Many people believe that cancer is a modern disease.For many years, researchers assumed that ancient people, who were constantly active and ate organic foods, did not have cancer. However, in 2014, a discovery was made that refutes this: the remains of a man who lived in Siberia in the Bronze Age, who died of prostate cancer, were found. Although cases of 6,000-year-old benign tumors were previously found, it is these 4,500-year-old remains that are the oldest completely confirmed case of cancer. Most of the stop men found in this place were found in a pose on the back next to the tools for hunting and fishing. However, the “man with cancer” was different from them: he was found in the fetal position with a bone spoon, covered with intricate carvings, next to him.
Idol, who replaced the race
Archaeologists believe that the 2400-year-old Siberian stone idol has undergone a “race change” in the early medieval period. Ust-Taseevsky idol once had large protruding nostrils, a large open mouth, mustaches and a thick beard. Experts believe that about 1500 years ago, someone subjected him to "plastic surgery" to make the idol less like a European, and more like an Asian.He made narrower eyes, and his beard and mustache "shaved off."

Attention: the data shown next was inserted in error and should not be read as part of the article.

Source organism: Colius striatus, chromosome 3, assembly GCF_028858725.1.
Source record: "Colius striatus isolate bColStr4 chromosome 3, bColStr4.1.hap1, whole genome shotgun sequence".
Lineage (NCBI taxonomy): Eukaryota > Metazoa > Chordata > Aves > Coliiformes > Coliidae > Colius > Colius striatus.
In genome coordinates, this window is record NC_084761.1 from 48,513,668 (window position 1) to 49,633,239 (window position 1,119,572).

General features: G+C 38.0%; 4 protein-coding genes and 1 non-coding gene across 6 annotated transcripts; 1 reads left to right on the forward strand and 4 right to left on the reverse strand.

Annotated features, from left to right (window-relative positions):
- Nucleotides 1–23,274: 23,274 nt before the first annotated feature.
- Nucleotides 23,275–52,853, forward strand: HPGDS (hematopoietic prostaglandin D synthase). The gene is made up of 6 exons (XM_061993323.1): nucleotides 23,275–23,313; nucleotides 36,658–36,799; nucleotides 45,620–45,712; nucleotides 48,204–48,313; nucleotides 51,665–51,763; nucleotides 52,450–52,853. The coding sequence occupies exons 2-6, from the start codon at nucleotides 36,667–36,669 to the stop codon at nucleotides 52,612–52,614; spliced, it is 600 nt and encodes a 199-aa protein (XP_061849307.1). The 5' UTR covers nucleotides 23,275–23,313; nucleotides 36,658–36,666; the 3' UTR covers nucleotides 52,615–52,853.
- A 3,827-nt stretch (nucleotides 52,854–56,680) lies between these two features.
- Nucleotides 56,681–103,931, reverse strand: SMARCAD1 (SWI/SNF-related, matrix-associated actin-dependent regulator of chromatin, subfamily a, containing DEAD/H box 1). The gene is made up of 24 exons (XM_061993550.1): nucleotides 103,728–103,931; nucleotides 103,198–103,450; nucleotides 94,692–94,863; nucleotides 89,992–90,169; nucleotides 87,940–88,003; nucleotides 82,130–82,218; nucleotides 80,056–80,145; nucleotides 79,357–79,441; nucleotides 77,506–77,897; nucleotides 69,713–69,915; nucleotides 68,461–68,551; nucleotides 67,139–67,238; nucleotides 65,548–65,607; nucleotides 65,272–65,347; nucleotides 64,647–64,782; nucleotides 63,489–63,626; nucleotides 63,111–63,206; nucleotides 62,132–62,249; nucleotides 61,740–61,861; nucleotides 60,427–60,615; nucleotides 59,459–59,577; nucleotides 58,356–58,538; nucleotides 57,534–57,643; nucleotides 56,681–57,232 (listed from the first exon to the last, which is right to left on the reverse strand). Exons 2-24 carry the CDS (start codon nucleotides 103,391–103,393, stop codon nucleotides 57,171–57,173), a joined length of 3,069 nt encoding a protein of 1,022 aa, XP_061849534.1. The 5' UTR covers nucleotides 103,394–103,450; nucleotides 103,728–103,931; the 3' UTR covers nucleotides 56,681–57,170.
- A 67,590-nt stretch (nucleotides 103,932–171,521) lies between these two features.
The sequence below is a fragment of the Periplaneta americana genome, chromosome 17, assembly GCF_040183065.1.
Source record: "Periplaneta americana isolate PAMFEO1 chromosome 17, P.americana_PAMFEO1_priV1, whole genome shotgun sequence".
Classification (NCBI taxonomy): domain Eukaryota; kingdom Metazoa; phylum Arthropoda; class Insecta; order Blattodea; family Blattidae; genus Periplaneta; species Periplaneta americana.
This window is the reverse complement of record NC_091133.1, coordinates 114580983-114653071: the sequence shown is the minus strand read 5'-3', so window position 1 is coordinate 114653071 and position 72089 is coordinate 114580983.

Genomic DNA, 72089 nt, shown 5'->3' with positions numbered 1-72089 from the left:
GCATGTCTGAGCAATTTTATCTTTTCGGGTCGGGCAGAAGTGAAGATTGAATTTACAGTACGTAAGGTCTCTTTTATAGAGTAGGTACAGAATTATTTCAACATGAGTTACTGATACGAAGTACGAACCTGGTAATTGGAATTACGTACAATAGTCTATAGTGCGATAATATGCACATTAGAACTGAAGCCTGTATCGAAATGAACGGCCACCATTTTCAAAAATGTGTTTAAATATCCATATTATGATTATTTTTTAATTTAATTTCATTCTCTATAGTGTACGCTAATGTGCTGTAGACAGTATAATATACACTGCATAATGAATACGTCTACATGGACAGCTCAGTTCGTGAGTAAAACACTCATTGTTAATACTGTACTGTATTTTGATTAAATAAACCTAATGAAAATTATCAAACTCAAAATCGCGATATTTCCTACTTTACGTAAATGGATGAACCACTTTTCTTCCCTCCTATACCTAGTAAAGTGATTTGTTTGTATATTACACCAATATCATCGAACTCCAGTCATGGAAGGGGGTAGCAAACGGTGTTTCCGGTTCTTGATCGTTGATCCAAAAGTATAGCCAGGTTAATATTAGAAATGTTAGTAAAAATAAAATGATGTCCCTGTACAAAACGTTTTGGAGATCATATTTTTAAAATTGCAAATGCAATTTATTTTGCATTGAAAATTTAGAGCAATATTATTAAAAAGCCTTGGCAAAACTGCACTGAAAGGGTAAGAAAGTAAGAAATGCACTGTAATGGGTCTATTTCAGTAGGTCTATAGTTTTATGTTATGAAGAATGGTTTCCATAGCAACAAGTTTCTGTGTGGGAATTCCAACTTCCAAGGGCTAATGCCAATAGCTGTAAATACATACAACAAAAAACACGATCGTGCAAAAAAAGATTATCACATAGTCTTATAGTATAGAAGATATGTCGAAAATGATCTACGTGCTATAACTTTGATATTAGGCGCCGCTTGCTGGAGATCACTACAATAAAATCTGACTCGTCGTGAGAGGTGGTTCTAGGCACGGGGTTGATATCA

Archaeologists believe that the Ust-Taseevsky idol was originally carved during the Scythian period, when the inhabitants of this region were Europeans. But during the early Middle Ages, the population of the Angara River region was “squeezed out” by the Mongols who came with the invasion.
Archaeologists have recently excavated a complete set of bone armor in Siberia. The 900-year-old armor was made from the bones of an unknown animal and was buried separately from its owner in a wooded western steppe near modern Omsk. While most of the finds in this area belong to the Krotov culture, the researchers believe that the armor belongs to the Samus-Seymin culture, which originated in the Altai Mountains, first spread to the south-west. The armor was found surprisingly in excellent condition at a depth of 1.5 meters.
The most ancient sewing needles